Teasel gourd enchants farmers

Teasel gourd enchants farmers
Highlights

An increasing number of farmers, particularly those weighed down by losses that they suffered for three years growing cotton, are switching to the cultivation of teasel gourd as the vegetable, credited with medicinal properties and a distinct taste

Pithapuram: An increasing number of farmers, particularly those weighed down by losses that they suffered for three years growing cotton, are switching to the cultivation of teasel gourd as the vegetable, credited with medicinal properties and a distinct taste, finds a ready market in several districts and cities of Andhra Pradesh, Telangana and Odisha. Found normally in the wild, teasel gourd today commands a heavy price in the market, not less than Rs 120 per kg, almost on par with mutton and pulasa fish.

Farmers are going gaga over teasel gourd, despite highinput costs and lack of support from the Horticulture Department. Many dryland cultivators are evincing interest in raising the crop, with cotton farmers leading the pack. The main reason is that farmerscultivating teasel gourd are earning twice the amount they invest per acre.

Over the past three years, many farmers have switched to teasel gourd as cotton crop had caused them heavy losses. Teasel gourd is now cultivated in at least 300 acresspread over Vannepudi, Kodavali, Sarabhavaram, Tatiparti, Potuluru, Chintaluru, Santi Ashram and other villages. The vegetable never disappoints farmers, whether in terms of yield or price.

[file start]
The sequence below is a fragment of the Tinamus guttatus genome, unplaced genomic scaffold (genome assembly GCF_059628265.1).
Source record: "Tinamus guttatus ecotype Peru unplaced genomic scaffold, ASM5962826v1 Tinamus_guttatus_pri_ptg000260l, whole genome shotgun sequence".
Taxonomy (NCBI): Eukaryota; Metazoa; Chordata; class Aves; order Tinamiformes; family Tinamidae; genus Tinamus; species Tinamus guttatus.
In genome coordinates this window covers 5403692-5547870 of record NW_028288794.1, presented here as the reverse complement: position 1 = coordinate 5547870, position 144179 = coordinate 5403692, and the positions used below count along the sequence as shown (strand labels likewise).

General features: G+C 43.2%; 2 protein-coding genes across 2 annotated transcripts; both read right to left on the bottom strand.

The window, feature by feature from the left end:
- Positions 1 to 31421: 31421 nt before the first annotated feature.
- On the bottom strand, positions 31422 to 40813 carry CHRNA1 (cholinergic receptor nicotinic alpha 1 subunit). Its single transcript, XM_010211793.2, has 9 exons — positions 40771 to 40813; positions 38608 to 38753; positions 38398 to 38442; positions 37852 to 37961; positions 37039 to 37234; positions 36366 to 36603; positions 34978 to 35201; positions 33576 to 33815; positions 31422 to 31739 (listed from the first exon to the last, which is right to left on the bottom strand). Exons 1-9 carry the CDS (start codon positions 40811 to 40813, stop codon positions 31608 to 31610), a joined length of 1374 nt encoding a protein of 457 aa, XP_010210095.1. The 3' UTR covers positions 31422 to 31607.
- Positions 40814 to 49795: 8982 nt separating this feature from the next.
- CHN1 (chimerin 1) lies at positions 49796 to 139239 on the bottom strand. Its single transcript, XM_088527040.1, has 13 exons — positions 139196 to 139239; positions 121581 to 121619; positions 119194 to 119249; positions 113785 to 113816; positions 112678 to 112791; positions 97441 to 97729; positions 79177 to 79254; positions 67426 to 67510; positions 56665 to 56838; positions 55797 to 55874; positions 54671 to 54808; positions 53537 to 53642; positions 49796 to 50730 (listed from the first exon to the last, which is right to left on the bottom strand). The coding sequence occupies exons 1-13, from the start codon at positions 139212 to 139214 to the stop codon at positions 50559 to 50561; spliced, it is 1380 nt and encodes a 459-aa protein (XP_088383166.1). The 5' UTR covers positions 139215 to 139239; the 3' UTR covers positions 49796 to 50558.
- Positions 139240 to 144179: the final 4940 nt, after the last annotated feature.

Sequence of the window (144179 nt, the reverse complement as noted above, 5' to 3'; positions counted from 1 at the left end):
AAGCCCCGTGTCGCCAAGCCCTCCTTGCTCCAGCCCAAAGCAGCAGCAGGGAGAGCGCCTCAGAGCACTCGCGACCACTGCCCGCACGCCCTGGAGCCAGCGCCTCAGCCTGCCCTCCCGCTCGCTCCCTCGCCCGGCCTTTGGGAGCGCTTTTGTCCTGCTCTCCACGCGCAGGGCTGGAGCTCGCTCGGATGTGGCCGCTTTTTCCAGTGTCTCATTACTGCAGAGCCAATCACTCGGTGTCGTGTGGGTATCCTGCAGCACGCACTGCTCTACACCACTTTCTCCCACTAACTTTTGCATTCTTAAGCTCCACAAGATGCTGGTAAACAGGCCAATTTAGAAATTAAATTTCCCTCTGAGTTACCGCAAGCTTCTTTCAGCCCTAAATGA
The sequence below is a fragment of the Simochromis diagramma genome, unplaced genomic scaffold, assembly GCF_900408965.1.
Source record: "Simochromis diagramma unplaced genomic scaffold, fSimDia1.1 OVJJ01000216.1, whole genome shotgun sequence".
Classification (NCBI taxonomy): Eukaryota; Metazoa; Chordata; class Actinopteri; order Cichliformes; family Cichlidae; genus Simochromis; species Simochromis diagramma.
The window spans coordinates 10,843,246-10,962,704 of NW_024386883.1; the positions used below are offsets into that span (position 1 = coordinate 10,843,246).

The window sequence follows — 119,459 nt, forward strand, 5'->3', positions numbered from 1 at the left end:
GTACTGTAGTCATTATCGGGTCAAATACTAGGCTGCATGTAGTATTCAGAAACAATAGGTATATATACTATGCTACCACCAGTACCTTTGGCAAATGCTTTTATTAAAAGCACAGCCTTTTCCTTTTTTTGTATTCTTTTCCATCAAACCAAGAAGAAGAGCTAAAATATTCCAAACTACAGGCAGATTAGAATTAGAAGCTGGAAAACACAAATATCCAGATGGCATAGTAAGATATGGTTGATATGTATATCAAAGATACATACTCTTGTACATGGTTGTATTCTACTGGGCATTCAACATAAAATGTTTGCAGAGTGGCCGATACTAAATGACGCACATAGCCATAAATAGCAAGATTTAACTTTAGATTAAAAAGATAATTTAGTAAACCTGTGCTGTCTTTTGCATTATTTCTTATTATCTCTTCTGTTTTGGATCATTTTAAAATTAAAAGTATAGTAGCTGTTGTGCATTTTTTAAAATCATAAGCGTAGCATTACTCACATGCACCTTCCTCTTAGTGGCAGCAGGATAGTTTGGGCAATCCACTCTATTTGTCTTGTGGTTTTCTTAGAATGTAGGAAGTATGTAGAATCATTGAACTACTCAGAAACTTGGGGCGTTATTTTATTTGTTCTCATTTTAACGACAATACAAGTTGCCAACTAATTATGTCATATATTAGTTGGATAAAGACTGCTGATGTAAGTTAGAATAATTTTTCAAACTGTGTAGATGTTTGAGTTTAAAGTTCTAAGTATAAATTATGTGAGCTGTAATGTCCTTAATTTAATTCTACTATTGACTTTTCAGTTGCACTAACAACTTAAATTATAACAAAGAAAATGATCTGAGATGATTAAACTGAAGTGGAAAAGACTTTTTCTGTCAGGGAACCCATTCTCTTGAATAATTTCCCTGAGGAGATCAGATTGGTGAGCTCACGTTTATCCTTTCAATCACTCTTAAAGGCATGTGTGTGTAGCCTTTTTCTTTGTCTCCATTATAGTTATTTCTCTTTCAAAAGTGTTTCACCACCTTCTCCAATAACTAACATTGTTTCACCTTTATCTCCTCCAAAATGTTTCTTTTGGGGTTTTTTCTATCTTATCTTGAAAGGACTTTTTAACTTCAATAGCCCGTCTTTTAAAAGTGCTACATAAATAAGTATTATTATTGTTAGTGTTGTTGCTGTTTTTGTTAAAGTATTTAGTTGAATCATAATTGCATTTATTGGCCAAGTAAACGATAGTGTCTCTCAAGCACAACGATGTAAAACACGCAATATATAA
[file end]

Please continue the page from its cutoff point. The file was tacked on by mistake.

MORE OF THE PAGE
Traders too are buying the vegetable from farmers at the rate of Rs 700 to Rs 800 per 10 kg and selling it at Rs 1,200 per 10 kg in the retail market. The vegetable is bought in bulk in places like Visakhapatnam, Hyderabad, Vijayawada, Khammam and Kakinada in Telugu states and in the neighbouring Odisha state. The shelflife of the vegetable is high. Hence, traders are coming forward to buy it in large quantities to meet the growing demand in other States as well.

As of now, most of these farmers are relying on seeds from the teasel gourd that they harvested. For this, they preserve some of the well-formed teasel gourd for subsequent use as seeds. They also purchase three kg of seeds (one kuncham) at Rs 1,200 from Potuluru village.

Once planted, teasel gourd yields crop for three years. As part of crop management, farmers need to tackle pests. Currently they are of the view that the current high yield could go down if fertilizers are not applied in sizeable quantities. The vegetable is cultivated in places where there is assured irrigation facility and availability of water.

Under favourable climactic conditions, the yield would be at least 50 kg for each harvest. The total yield per acre would be at least six tonnes.

The farmer recovers the investment from the first year’s yield. From the next year onwards, the farmer gets profits as the input costs dwindle. The cost of picking the teasel gourd is not costly.

However, all soils are not suitable for the crop. In Gollaprolumandal, farmers of Vannepudi and Kodavali cultivate it on a large scale. Farmers decry the lack of support from the Horticulture Department. They expect the department to provide subsidy on the seeds. Farmers are also demanding subsidy on fertilizers and pesticides.

Teasel gourd farmers incur heavy expenditure to support the plants from drooling or sagging. A tractor load of support sticks, brought from forest for propping the plants,costs not less that Rs 20,000 and sometimes the price can go up to Rs 50,000.

BY Saride Nageswara Rao

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